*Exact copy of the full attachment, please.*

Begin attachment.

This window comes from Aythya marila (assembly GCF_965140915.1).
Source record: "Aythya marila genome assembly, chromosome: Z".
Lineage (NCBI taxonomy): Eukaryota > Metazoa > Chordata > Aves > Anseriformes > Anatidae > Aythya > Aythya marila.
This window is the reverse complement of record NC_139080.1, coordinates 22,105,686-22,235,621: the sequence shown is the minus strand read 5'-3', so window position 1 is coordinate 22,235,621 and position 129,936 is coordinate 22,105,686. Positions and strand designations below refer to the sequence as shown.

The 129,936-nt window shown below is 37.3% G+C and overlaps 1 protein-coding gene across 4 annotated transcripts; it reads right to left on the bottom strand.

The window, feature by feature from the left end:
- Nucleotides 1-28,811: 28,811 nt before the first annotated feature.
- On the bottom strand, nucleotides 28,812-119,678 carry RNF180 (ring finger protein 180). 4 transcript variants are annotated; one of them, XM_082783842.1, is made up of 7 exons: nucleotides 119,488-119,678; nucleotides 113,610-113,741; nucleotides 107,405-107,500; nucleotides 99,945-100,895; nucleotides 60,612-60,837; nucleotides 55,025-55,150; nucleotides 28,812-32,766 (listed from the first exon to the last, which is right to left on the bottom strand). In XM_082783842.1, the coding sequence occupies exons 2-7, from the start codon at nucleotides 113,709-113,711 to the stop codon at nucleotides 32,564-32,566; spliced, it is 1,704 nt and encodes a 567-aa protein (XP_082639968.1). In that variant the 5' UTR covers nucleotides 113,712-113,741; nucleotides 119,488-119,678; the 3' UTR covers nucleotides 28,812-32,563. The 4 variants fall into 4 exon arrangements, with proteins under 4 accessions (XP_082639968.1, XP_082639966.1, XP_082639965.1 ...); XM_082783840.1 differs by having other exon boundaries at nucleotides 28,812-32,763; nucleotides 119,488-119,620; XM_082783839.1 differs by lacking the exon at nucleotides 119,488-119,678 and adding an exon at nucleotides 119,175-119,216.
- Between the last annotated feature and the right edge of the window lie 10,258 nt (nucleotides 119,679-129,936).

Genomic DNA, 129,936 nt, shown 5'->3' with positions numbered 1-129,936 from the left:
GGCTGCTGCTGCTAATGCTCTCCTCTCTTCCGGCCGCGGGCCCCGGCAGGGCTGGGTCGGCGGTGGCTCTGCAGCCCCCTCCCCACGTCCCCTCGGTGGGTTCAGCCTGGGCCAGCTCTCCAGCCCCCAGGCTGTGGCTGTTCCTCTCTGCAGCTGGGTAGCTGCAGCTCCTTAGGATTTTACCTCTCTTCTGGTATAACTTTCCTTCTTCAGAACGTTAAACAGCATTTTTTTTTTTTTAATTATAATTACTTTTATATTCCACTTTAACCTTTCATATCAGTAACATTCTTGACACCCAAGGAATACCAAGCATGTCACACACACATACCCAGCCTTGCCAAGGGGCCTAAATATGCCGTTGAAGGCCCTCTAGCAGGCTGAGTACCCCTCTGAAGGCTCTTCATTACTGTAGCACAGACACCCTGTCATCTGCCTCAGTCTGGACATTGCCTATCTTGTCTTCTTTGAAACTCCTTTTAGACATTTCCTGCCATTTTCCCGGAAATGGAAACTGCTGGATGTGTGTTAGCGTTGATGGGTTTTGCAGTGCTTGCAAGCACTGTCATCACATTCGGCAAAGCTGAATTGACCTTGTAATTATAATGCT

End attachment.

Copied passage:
This window comes from Aythya marila (assembly GCF_965140915.1).
Source record: "Aythya marila genome assembly, chromosome: Z".
Lineage (NCBI taxonomy): Eukaryota > Metazoa > Chordata > Aves > Anseriformes > Anatidae > Aythya > Aythya marila.
This window is the reverse complement of record NC_139080.1, coordinates 22,105,686-22,235,621: the sequence shown is the minus strand read 5'-3', so window position 1 is coordinate 22,235,621 and position 129,936 is coordinate 22,105,686. Positions and strand designations below refer to the sequence as shown.

The 129,936-nt window shown below is 37.3% G+C and overlaps 1 protein-coding gene across 4 annotated transcripts; it reads right to left on the bottom strand.

The window, feature by feature from the left end:
- Nucleotides 1-28,811: 28,811 nt before the first annotated feature.
- On the bottom strand, nucleotides 28,812-119,678 carry RNF180 (ring finger protein 180). 4 transcript variants are annotated; one of them, XM_082783842.1, is made up of 7 exons: nucleotides 119,488-119,678; nucleotides 113,610-113,741; nucleotides 107,405-107,500; nucleotides 99,945-100,895; nucleotides 60,612-60,837; nucleotides 55,025-55,150; nucleotides 28,812-32,766 (listed from the first exon to the last, which is right to left on the bottom strand). In XM_082783842.1, the coding sequence occupies exons 2-7, from the start codon at nucleotides 113,709-113,711 to the stop codon at nucleotides 32,564-32,566; spliced, it is 1,704 nt and encodes a 567-aa protein (XP_082639968.1). In that variant the 5' UTR covers nucleotides 113,712-113,741; nucleotides 119,488-119,678; the 3' UTR covers nucleotides 28,812-32,563. The 4 variants fall into 4 exon arrangements, with proteins under 4 accessions (XP_082639968.1, XP_082639966.1, XP_082639965.1 ...); XM_082783840.1 differs by having other exon boundaries at nucleotides 28,812-32,763; nucleotides 119,488-119,620; XM_082783839.1 differs by lacking the exon at nucleotides 119,488-119,678 and adding an exon at nucleotides 119,175-119,216.
- Between the last annotated feature and the right edge of the window lie 10,258 nt (nucleotides 119,679-129,936).

Genomic DNA, 129,936 nt, shown 5'->3' with positions numbered 1-129,936 from the left:
GGCTGCTGCTGCTAATGCTCTCCTCTCTTCCGGCCGCGGGCCCCGGCAGGGCTGGGTCGGCGGTGGCTCTGCAGCCCCCTCCCCACGTCCCCTCGGTGGGTTCAGCCTGGGCCAGCTCTCCAGCCCCCAGGCTGTGGCTGTTCCTCTCTGCAGCTGGGTAGCTGCAGCTCCTTAGGATTTTACCTCTCTTCTGGTATAACTTTCCTTCTTCAGAACGTTAAACAGCATTTTTTTTTTTTTAATTATAATTACTTTTATATTCCACTTTAACCTTTCATATCAGTAACATTCTTGACACCCAAGGAATACCAAGCATGTCACACACACATACCCAGCCTTGCCAAGGGGCCTAAATATGCCGTTGAAGGCCCTCTAGCAGGCTGAGTACCCCTCTGAAGGCTCTTCATTACTGTAGCACAGACACCCTGTCATCTGCCTCAGTCTGGACATTGCCTATCTTGTCTTCTTTGAAACTCCTTTTAGACATTTCCTGCCATTTTCCCGGAAATGGAAACTGCTGGATGTGTGTTAGCGTTGATGGGTTTTGCAGTGCTTGCAAGCACTGTCATCACATTCGGCAAAGCTGAATTGACCTTGTAATTATAATGCT